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Highly accelerated simulations of glassy dynamics using GPUs: caveats on limited floating-point precision

Peter H. Colberg, Felix Hofling
Arnold Sommerfeld Center for Theoretical Physics and Center for NanoScience (CeNS), Fakultat fur Physik, Ludwig-Maximilians-Universitat Munchen, Theresienstrasse 37, 80333 Munchen, Germany
Computer Physics Communications, arXiv:0912.3824v2 [physics.comp-ph] (17 Jan 2011)

@article{2009arXiv0912.3824C,

   author={Colberg}, P.~H. and {H{“o}fling}, F.},

   title={“{Highly accelerated simulations of glassy dynamics using GPUs: caveats on limited floating-point precision}”},

   journal={ArXiv e-prints},

   archivePrefix={“arXiv”},

   eprint={0912.3824},

   primaryClass={“physics.comp-ph”},

   keywords={Physics – Computational Physics, Condensed Matter – Soft Condensed Matter, Computer Science – Distributed, Parallel, and Cluster Computing},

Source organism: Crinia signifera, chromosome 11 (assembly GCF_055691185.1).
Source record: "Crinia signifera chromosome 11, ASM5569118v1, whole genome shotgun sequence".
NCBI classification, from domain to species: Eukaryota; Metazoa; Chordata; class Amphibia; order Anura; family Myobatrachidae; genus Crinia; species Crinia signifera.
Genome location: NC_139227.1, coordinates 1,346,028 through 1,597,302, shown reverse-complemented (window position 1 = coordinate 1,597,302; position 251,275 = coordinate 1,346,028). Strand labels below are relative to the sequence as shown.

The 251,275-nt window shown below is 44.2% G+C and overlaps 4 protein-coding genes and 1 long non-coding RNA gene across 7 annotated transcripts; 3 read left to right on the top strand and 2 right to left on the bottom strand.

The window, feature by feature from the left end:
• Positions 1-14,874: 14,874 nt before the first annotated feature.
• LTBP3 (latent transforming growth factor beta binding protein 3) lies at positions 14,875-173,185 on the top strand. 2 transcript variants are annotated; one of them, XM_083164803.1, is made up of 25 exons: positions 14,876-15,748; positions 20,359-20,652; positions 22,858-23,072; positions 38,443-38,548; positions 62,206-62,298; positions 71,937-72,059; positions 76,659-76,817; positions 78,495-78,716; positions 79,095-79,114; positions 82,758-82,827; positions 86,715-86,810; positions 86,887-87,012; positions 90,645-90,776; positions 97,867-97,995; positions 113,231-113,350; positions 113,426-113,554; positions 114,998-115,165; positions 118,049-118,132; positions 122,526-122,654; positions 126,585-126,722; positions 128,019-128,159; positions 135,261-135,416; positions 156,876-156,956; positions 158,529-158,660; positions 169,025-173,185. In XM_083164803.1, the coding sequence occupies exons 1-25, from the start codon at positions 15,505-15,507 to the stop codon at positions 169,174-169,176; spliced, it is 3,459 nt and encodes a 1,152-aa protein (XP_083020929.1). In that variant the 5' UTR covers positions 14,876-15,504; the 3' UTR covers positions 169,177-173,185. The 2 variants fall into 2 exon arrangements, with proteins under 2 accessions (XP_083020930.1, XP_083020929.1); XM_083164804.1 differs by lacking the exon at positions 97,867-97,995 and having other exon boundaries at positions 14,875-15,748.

year={2009},

   month={dec},

   adsurl={http://adsabs.harvard.edu/abs/2009arXiv0912.3824C},

   adsnote={Provided by the SAO/NASA Astrophysics Data System}

}

Modern graphics processing units (GPUs) provide impressive computing resources, which can be accessed conveniently through the CUDA programming interface. We describe how GPUs can be used to considerably speed up molecular dynamics (MD) simulations for system sizes ranging up to about 1 million particles. Particular emphasis is put on the numerical long-time stability in terms of energy and momentum conservation, and caveats on limited floating-point precision are issued. Strict energy conservation over 10^8 MD steps is obtained by double-single emulation of the floating-point arithmetic in accuracy-critical parts of the algorithm. For the slow dynamics of a supercooled binary Lennard-Jones mixture, we demonstrate that the use of single-floating point precision may result in quantitatively and even physically wrong results. For simulations of a Lennard-Jones fluid, the described implementation shows speedup factors of up to 80 compared to a serial implementation for the CPU, and a single GPU was found to compare with a parallelised MD simulation using 64 distributed cores.
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